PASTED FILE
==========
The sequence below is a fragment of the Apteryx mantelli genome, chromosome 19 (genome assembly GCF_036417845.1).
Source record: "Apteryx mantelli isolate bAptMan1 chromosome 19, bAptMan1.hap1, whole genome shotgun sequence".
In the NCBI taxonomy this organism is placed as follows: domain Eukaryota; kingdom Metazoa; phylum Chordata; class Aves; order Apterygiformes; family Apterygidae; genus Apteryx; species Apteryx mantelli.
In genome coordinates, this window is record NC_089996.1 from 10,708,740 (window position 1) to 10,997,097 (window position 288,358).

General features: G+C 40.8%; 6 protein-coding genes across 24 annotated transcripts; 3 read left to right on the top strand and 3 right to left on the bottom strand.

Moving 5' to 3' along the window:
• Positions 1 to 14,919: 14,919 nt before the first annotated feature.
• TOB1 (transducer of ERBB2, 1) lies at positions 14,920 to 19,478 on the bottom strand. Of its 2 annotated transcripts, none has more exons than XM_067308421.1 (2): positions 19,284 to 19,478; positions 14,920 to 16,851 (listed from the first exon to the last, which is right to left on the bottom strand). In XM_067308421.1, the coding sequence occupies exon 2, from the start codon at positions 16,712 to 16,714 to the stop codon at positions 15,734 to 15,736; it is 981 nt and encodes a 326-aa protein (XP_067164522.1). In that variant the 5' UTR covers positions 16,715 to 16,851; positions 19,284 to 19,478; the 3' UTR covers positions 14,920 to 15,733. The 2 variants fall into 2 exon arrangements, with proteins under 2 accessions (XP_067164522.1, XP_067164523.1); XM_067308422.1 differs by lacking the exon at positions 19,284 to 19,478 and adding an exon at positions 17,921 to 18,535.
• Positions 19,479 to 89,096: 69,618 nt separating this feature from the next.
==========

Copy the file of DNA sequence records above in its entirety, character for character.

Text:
The sequence below is a fragment of the Apteryx mantelli genome, chromosome 19 (genome assembly GCF_036417845.1).
Source record: "Apteryx mantelli isolate bAptMan1 chromosome 19, bAptMan1.hap1, whole genome shotgun sequence".
In the NCBI taxonomy this organism is placed as follows: domain Eukaryota; kingdom Metazoa; phylum Chordata; class Aves; order Apterygiformes; family Apterygidae; genus Apteryx; species Apteryx mantelli.
In genome coordinates, this window is record NC_089996.1 from 10,708,740 (window position 1) to 10,997,097 (window position 288,358).

General features: G+C 40.8%; 6 protein-coding genes across 24 annotated transcripts; 3 read left to right on the top strand and 3 right to left on the bottom strand.

Moving 5' to 3' along the window:
• Positions 1 to 14,919: 14,919 nt before the first annotated feature.
• TOB1 (transducer of ERBB2, 1) lies at positions 14,920 to 19,478 on the bottom strand. Of its 2 annotated transcripts, none has more exons than XM_067308421.1 (2): positions 19,284 to 19,478; positions 14,920 to 16,851 (listed from the first exon to the last, which is right to left on the bottom strand). In XM_067308421.1, the coding sequence occupies exon 2, from the start codon at positions 16,712 to 16,714 to the stop codon at positions 15,734 to 15,736; it is 981 nt and encodes a 326-aa protein (XP_067164522.1). In that variant the 5' UTR covers positions 16,715 to 16,851; positions 19,284 to 19,478; the 3' UTR covers positions 14,920 to 15,733. The 2 variants fall into 2 exon arrangements, with proteins under 2 accessions (XP_067164522.1, XP_067164523.1); XM_067308422.1 differs by lacking the exon at positions 19,284 to 19,478 and adding an exon at positions 17,921 to 18,535.
• Positions 19,479 to 89,096: 69,618 nt separating this feature from the next.